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Scott Lax Blog

Writing Through Others' Eyes in Times of War and Peace

This past week I gave two 50-minute presentations and a reading at Chagrin Falls Middle School, and one 50-minute presentation at the High School. This being Memorial Day weekend (and Blossom Time in Chagrin Falls), I wanted to tie together the theme of THE YEAR THAT TREMBLED with Memorial Day, and the current wars.

Among other things, I told the students that I had a wide range of people that told me they liked the book and/or movie. Many were Vietnam veterans. Even though the book is written from the perspective of an anti-war narrator, Casey Pedersen, who had much concern, respect and sympathy for the service men and women that were involved in Vietnam. Others that have liked the book and movie (and play) had been anti-war protestors. And many were in between.

I spoke of the evening we screened the movie at Hiram College in 2002. A veteran of Rolling Thunder, a motorcycle group comprised of Vietnam vets, and Dean Kahler, who was shot and wounded -- and remains in a wheel chair -- at the Kent State killings of May 4, 2010. They shook hands and received each other warmly.

I had cousins that went to Vietnam, and friends. To those alive and dead I give my utmost respect. First because they fought for their country. Second because, as I told the young people, to participate in an unpopular war takes a special courage.

When I write about soldiers, or those left behind, widowed or otherwise bereaved, or other innocent victims of war, such as civilians, as a write I must put myself in their skin and see through their eyes. Very few people in this life consider themselves wrong, or evil. Nearly everyone does what he or she thinks is right, If we have leaders that betray our interests sometimes, be they the angle-shooters at B.P. or Halliburton, or Presidents Johnson or Nixon, it's the common people who suffer.

I think that novelists and story writers should side with the common people, however uncommonly brilliant or troubled they are. I am a common man; I don't write for the CEO of BP (or any company), or for political leaders (of any nation). I write for my tribe - those who must live with the decisions the leaders make; decisions sometimes based on greed and ambition.

Here's to those who have served. To those who have suffered. To those in victory and in defeat. To those like my dad who served during WWII, and to those in Iraq and Afghanistan now. Thank you, and may our country and its leaders be worthy of you, and make the right decisions and support you in your quest to bring peace to the world. Read More 

Kent State: May 4, 1970 Remembered

Today is the 40th anniversary of the massacre of four students and the wounding of many others on the campus of Kent State University.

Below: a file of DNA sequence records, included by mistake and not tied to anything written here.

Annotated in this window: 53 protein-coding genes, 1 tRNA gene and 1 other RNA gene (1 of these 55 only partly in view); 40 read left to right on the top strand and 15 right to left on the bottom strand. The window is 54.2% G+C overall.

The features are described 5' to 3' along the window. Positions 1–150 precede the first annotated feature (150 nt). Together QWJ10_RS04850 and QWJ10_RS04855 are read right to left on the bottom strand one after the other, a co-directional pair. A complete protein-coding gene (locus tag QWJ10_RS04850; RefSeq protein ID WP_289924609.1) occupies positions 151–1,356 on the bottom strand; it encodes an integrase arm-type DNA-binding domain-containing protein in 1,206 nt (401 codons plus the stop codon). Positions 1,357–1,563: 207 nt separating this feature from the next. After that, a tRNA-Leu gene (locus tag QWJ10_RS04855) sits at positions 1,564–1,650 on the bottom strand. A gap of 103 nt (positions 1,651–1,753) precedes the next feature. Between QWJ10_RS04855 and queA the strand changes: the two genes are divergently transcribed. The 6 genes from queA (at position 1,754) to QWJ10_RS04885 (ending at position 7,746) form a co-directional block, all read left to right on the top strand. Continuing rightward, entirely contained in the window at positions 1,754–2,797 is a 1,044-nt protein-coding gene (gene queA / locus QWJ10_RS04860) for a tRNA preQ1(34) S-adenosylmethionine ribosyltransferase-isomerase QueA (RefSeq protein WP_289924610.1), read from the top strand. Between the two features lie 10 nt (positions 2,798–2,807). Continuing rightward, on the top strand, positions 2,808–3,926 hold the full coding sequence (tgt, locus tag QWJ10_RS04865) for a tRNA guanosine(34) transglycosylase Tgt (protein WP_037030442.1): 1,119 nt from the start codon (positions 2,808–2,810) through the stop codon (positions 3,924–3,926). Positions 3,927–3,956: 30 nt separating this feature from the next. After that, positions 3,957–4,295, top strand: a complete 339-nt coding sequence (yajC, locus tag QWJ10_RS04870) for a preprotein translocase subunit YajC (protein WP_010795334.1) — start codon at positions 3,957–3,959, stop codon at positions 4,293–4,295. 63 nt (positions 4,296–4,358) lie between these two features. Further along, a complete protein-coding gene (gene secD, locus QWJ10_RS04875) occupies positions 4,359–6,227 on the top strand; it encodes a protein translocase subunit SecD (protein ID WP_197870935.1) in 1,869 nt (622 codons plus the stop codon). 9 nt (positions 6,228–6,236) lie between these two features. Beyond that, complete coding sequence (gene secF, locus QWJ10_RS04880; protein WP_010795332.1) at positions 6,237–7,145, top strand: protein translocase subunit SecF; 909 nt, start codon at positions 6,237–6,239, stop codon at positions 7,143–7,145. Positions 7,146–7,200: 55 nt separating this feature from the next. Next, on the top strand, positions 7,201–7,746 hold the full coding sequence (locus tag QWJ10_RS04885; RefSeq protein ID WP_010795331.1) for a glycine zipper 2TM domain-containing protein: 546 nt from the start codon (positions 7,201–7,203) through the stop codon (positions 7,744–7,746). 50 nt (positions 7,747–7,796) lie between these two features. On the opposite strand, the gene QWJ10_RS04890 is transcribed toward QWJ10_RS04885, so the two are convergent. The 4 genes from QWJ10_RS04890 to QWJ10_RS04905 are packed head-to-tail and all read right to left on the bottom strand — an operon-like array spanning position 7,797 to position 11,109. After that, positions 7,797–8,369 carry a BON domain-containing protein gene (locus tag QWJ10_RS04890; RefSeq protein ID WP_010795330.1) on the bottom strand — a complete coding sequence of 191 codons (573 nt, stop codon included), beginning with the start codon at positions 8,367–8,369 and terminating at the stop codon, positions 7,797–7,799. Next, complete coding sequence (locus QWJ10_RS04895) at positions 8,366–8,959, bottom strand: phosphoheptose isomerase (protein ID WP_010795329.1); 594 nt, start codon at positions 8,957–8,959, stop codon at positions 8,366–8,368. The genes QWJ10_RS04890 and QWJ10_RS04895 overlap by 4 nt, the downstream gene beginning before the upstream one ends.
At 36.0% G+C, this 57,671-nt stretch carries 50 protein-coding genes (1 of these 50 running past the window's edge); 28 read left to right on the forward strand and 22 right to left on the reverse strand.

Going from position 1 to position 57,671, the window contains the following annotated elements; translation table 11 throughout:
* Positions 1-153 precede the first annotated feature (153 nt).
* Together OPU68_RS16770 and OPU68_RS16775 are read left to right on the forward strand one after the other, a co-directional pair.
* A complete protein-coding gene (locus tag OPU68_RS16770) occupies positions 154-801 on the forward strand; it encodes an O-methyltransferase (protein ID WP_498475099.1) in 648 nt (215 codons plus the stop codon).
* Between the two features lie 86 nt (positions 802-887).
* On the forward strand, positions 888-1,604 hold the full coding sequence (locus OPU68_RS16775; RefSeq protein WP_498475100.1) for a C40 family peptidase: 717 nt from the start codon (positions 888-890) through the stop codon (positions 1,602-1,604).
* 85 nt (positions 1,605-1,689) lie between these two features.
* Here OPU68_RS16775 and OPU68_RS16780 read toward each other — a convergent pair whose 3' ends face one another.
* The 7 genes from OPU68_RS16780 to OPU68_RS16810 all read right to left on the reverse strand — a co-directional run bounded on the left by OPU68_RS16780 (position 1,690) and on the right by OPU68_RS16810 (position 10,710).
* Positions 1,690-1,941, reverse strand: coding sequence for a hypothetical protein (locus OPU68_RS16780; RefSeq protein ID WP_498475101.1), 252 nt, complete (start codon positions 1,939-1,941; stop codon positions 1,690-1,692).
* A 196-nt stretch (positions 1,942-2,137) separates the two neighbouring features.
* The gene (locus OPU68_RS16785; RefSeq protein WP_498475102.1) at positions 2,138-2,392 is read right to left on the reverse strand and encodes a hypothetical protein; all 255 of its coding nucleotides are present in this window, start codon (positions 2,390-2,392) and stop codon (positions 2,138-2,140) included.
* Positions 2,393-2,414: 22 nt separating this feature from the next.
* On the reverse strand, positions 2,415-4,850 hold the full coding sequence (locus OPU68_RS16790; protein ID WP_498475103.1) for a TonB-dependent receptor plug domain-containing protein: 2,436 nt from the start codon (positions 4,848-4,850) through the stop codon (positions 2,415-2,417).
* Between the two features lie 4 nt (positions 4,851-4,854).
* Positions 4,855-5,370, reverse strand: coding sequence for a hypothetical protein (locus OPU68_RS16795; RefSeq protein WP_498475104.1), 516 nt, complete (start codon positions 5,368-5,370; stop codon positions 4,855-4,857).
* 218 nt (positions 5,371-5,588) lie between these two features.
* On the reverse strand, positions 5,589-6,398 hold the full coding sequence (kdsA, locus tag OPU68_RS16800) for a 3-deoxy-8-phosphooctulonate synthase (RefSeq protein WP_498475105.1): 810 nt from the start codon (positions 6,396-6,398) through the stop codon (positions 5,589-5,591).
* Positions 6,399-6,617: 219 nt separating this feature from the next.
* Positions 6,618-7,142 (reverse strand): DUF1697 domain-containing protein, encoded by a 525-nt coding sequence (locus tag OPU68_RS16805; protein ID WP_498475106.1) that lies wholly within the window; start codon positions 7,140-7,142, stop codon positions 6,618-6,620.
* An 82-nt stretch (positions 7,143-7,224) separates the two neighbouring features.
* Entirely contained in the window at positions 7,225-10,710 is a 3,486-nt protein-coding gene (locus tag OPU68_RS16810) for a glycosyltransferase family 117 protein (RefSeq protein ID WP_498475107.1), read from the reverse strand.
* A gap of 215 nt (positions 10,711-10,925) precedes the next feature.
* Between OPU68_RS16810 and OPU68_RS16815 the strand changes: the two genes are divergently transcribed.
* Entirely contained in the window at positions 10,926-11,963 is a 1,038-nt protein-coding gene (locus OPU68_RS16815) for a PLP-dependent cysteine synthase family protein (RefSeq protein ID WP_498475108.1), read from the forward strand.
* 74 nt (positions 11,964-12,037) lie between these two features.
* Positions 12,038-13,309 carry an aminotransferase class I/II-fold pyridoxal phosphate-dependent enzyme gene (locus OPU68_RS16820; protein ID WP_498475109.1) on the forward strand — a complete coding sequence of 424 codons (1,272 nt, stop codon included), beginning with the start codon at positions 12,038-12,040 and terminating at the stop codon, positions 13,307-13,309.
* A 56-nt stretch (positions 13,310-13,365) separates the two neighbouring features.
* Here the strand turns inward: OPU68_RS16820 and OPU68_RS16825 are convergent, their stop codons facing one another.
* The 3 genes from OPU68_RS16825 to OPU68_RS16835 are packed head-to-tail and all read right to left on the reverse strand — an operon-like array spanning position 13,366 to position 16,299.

While members of the National Guard pulled the triggers, it was the toxic atmosphere in the country during the Vietnam War, and in particular, of particular government leaders in Ohio and Washington that provided the cause (the illegal invasion of Cambodia) and the match that lit the fuse (a hostile and confrontational approach to protest) that sent those bullets flying.

Concerning the National Guard, as with the War in Vietnam service people, I have always respected the fighting men and women of America who went there -- and stayed here -- and fought for what most of them thought to be a just cause. And I have mourned for their deaths and woundings; for those of the students at Kent that day; for the innocent civilians that were destroyed in Southeast Asia as a result of this horrible war.

So I wrote about it in a stay-at-home war novel, which begins three months after Kent State, called THE YEAR THAT TREMBLED. The Tyler Davidson and I produced the feature film of the same name (and which begins just before the events of May 4, 1970), which was written and directed by Jay Craven. Then I adapted my novel for a play that was staged at University School in October 2003.

Should you have interest in this event, and what it did to the psyche of America, certainly I hope you check out my novel and the movie. (Both are available on the Home Page, with links that take you to where you can buy or rent them.) But you can research this event yourselves, as well. You can draw your own conclusions.

My continued sympathies to the real victims of this tragedy and their families: Jeffrey Glenn Miller, 20 years old; Allison B. Krause; 19 years old; William Knox Schroeder, 19, years old; and Sandra Lee Scheuer, 20 years old. My sympathies, too, to the National Guardsmen who have had to live with this - it wasn't their choice - and to more than 58,000 American service people killed and hundreds of thousands wounded; the millions of Southeast Asians killed; and to all those who suffered, some who continue to suffer to this day.

I hope we can make something of this. As the character, Casey, at the end of the my book, movie and play says, "I'm trying. I'm writing."

I happen to agree with Casey. In our modern world, it's easy to forget. The job of writers is to let us not forget. Read More 
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